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Divided By Religion: Taking Lessons From History During The Lockdown

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One of the shocks that the great mutiny of 1857 gave to the British Government was the unprecedented unity shown by Hindus and Muslims. After the mutiny, the British worked heavily to puncture this harmonious spirit. All the communal riots after 1857 in the words of Markandey Katju were “artificially engineered by British authorities”.

Every policy after the revolt, be it 1909 Morley Minto reforms which introduced separate electorate for Muslims or the 1932 communal award, also known as MacDonald award, which extended separate electorates to depressed classes (now known as SC) and other minorities, displayed division.

The British knew that as long as the two communities are cemented, their state is highly precarious, hanging by a thread. Thus, to robust their roots, they played the card of divide and rule. History stands testimony that how this card proved as an antidote in demolishing the long-established unity between the two communities.

Further, how Indians were made to look at almost everything through the prism of religion, thus, diversifying them from the lynchpin which included issues like unemployment, heavy taxation, the shattered structure of cottage and small industries, low level of investment and the like.

The current happenings in new India are in many ways akin to the times of the British Raj, albeit the enemy this time is not in foreign attire. The times are terrible for people across the world, but the scenario of the world’s largest diversity hub is deplorable. The country is plagued, on the one hand, by cunning COVID-19 and on the other hand by the communal virus which is incontrovertibly more engulfing than the former. Let us elucidate this:

At a time of distress, when the country needs solidarity to fight a macabre microbe, some black sheep are nurturing hate both on the social media and on the ground by painting the virus with communal colours. For instance, a tweet which has around 2,000 retweets before it was removed for violating Twitter norms featured a cartoon of caricatured Muslim man labelled “corona jihad” trying to push a Hindu off a cliff. Another video shared on both Facebook and Twitter purporting to show Muslims intentionally sneezing on each other was debunked by the fact-checking organisation alt news.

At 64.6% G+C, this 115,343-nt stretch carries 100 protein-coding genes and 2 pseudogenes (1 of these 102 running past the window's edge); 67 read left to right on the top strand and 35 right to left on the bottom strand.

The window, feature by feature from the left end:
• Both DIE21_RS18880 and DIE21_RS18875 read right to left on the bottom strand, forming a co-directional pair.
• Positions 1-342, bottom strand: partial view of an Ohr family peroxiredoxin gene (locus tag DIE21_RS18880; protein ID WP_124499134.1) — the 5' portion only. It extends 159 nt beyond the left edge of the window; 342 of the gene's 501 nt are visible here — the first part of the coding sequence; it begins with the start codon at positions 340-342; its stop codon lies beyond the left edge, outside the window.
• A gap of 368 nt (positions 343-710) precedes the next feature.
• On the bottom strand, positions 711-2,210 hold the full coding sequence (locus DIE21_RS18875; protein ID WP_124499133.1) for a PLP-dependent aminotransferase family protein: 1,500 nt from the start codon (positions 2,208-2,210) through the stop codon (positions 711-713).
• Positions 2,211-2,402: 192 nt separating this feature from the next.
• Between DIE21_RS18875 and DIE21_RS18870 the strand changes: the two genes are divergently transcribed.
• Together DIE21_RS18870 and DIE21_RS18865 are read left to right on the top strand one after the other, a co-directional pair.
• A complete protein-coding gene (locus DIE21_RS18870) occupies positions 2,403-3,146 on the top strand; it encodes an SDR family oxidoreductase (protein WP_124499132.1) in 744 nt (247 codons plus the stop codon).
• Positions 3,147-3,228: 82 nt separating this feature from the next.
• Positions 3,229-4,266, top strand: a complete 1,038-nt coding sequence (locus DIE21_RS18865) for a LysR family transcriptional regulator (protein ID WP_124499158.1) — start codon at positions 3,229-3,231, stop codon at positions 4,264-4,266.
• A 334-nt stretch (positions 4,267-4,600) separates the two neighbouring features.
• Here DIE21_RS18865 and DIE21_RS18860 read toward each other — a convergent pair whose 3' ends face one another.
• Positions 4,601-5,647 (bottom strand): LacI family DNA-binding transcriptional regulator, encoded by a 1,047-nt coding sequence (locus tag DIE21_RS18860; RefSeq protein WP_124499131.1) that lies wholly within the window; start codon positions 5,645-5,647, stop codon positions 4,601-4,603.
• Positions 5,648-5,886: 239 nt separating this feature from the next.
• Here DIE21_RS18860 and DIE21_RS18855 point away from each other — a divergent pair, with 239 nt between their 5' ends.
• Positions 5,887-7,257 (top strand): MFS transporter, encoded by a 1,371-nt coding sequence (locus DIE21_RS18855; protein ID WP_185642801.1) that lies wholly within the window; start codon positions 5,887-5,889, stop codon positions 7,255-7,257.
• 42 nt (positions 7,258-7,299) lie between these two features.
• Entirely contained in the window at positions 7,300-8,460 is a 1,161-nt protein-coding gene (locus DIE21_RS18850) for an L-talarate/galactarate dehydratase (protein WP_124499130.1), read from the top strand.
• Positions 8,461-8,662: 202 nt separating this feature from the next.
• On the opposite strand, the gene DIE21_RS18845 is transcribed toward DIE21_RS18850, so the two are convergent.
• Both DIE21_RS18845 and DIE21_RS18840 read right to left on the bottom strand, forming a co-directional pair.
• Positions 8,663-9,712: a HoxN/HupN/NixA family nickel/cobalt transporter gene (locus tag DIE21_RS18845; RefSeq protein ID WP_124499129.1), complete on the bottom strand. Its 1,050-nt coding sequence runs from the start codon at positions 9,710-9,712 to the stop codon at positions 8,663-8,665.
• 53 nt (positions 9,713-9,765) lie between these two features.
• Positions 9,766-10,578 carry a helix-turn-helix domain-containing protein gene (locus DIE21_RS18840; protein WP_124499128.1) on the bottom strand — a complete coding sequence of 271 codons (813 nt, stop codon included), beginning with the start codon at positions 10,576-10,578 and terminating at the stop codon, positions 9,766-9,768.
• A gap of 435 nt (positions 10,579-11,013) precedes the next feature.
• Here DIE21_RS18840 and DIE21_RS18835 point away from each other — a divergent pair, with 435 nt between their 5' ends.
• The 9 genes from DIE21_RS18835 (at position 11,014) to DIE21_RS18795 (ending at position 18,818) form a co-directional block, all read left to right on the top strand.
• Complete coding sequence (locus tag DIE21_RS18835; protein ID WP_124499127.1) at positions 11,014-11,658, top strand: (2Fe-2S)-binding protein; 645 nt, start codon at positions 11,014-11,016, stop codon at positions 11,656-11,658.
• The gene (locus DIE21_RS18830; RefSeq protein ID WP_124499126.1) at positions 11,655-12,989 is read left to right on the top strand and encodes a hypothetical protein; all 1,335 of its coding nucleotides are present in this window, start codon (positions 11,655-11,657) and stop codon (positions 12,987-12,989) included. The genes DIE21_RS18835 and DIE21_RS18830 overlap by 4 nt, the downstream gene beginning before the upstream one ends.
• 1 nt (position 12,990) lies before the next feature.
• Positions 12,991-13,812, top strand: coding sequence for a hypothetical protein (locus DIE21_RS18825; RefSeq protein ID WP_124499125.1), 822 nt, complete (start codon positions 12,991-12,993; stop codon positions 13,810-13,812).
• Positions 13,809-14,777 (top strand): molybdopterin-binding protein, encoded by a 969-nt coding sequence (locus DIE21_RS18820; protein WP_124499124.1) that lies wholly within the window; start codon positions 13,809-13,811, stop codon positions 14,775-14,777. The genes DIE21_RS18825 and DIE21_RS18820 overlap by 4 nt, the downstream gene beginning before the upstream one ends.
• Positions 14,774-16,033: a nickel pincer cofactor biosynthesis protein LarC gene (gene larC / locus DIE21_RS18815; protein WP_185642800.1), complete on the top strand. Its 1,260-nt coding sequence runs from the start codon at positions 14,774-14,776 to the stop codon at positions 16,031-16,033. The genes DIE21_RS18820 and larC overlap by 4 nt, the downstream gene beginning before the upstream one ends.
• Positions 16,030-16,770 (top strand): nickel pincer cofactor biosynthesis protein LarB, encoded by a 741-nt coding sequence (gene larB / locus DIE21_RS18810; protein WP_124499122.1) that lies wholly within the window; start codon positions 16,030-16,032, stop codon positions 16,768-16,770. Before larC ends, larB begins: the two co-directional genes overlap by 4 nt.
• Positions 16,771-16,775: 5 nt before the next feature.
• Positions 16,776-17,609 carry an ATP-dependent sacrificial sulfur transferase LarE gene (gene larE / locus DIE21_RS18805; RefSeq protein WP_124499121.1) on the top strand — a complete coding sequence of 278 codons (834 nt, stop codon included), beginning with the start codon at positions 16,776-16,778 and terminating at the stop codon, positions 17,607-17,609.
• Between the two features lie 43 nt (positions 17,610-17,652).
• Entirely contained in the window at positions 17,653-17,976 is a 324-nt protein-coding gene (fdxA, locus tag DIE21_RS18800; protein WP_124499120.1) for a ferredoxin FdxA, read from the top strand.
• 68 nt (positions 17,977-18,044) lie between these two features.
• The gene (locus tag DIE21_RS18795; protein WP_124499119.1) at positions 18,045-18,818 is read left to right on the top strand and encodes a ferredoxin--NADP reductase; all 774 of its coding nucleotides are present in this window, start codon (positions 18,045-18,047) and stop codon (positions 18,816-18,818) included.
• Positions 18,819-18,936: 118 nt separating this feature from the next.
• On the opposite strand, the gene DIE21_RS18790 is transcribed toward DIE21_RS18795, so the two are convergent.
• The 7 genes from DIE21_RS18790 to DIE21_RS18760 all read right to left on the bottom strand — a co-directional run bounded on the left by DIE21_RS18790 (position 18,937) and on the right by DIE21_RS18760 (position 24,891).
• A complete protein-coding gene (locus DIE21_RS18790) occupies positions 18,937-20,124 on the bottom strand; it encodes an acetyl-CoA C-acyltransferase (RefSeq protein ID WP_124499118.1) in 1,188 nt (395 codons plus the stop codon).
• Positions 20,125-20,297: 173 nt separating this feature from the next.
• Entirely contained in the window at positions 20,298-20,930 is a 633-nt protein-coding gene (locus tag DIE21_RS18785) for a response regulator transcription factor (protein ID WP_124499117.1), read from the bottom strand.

Then came the reaction in the form of an attack on a team of health workers in Indore’s Talpatti Bakhal area by some Muslims. Although the attack is highly reprehensible and should be unequivocally condemned, at the same time, it can be linked to the growing stigma against Muslims. As Bhikhu Parekh, an Indian born British political theorist, says, “When a cultural community has a low prestige in the public arena, individuals belonging to them develop a sense of low esteem. They become nervous and diffident and are unable to perform successfully in society.”

News coverage blaming Muslims for the spread of Covid.

The precursor to all this was a positive case linked to Nizamuddin where an international seminar of a sect known as Tablighi Jamaat was held in mid-march. What was more gut-wrenching was the role of Government and the fourth estate.

Firstly, the Government wittingly or unwittingly instead of pacifying the chaos exacerbated it. The Modi government’s letter to Mamata Banerjee administration in West Bengal reiterating the need to strictly enforce the lockdown in the state. It could not be a coincidence that five of the seven places mentioned in the letter were Muslim dominated regions.

Secondly, the Government reacted late. The tweet by PM Modi that “COVID-19 has no religion” may be considered a substantial step in the direction of dousing the divisive flames. However, its timing is suspicious as it corresponded more to the international pressure, especially from the gulf than to developing internal circumstances or empathising with the minorities. The fourth estate too fanned the flames by carrying everyday news briefing of cases linked to the Nizamuddin centre, which was indeed ridiculous.

These are, thus, the tough times. The two communities missed the trick during the British Raj and the rest is history. History can’t be unlived, but it can’t be forgotten either, lest we forget. It is the best time to take lessons from history by locating the enemy who is trying to sow the seed of discord, who is benefiting from the violence, who is misleading us in the name of religion, who is deflecting us from cardinal issues like job crisis, economic slowdown and so on.

The lockdown allows us to contemplate the scenario afresh. Prejudice will sink us and cooperation will save us. The choice is ours, we have to choose one.